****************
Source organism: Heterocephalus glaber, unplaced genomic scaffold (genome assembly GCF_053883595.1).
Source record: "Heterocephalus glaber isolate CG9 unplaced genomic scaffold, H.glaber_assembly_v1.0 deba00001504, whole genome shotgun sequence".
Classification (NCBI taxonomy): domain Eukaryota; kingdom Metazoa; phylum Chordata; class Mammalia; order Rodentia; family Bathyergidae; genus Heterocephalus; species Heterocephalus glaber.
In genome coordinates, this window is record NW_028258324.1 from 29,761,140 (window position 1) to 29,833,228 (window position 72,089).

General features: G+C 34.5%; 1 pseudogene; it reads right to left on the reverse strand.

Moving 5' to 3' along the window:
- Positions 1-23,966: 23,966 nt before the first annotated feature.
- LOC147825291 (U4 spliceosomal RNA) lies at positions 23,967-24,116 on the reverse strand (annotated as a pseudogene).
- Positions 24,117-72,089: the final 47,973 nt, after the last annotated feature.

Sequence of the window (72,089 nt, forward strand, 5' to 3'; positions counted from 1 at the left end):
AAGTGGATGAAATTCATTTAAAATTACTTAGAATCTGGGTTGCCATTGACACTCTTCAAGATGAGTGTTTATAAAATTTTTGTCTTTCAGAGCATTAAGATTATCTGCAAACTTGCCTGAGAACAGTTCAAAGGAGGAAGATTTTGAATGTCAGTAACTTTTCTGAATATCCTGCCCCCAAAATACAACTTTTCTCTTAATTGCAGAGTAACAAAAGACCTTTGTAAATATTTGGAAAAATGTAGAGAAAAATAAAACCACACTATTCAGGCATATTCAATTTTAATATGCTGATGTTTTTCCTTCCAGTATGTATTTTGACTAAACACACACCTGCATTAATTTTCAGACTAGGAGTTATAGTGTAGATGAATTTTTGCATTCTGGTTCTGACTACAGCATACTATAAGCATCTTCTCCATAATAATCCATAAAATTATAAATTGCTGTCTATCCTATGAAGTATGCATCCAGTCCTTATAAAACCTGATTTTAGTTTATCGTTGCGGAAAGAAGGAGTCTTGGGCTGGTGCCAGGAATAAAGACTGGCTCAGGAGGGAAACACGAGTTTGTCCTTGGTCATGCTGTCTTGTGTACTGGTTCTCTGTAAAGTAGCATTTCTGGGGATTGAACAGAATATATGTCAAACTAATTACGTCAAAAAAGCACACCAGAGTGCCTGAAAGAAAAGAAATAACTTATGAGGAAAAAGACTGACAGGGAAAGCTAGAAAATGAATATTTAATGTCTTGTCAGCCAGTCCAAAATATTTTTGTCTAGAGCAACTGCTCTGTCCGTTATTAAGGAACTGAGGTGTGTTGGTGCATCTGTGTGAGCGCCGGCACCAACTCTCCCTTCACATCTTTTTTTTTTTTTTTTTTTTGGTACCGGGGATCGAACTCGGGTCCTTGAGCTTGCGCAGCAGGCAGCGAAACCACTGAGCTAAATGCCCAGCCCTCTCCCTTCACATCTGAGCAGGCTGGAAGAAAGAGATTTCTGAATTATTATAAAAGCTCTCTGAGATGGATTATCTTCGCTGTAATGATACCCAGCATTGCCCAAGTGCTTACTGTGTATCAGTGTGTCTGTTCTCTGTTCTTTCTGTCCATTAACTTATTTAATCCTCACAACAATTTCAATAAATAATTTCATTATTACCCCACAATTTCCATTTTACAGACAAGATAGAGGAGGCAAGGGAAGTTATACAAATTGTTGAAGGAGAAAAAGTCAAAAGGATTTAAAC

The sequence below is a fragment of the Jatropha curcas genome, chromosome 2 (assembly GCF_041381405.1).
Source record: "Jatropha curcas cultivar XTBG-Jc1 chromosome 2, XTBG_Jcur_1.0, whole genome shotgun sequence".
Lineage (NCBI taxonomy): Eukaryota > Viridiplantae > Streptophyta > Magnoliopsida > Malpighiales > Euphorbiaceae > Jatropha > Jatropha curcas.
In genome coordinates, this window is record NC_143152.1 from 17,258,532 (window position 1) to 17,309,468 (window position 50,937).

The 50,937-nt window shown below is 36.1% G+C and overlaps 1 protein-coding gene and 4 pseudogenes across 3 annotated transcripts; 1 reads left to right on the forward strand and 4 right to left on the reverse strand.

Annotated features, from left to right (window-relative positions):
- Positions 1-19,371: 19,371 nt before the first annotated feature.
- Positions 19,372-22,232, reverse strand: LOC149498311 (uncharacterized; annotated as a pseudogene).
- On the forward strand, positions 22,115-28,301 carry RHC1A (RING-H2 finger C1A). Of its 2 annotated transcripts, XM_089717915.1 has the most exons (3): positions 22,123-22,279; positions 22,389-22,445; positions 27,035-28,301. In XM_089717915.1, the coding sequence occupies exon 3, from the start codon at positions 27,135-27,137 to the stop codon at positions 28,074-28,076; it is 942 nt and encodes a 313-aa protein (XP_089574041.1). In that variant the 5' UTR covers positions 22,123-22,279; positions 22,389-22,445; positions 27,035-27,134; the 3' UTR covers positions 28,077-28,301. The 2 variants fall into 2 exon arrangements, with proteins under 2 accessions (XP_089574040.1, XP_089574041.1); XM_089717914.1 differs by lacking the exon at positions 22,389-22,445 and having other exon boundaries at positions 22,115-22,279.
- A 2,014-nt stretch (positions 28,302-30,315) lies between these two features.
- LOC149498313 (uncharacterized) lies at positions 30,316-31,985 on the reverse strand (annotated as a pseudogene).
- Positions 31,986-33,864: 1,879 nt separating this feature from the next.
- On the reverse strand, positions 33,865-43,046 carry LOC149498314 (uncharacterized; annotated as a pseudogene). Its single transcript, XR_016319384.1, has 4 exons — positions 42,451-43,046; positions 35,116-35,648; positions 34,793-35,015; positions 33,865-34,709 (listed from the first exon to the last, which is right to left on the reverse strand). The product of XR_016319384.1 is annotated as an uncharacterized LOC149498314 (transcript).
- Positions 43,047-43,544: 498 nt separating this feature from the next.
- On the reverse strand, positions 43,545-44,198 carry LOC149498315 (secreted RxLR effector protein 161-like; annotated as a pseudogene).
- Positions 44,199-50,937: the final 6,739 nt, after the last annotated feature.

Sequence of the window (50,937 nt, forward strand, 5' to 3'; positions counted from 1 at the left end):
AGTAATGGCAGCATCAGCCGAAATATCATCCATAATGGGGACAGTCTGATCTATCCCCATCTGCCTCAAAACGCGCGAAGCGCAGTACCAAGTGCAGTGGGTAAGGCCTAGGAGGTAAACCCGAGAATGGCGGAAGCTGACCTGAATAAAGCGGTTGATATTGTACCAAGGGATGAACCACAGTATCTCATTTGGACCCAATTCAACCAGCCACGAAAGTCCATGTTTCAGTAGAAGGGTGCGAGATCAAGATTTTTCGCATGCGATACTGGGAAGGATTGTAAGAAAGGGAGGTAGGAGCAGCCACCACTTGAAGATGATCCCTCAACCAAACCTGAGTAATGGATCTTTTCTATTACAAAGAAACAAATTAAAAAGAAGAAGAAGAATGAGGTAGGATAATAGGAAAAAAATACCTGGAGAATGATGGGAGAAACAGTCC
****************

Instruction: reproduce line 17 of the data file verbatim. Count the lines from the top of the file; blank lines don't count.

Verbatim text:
Annotated features, from left to right (window-relative positions):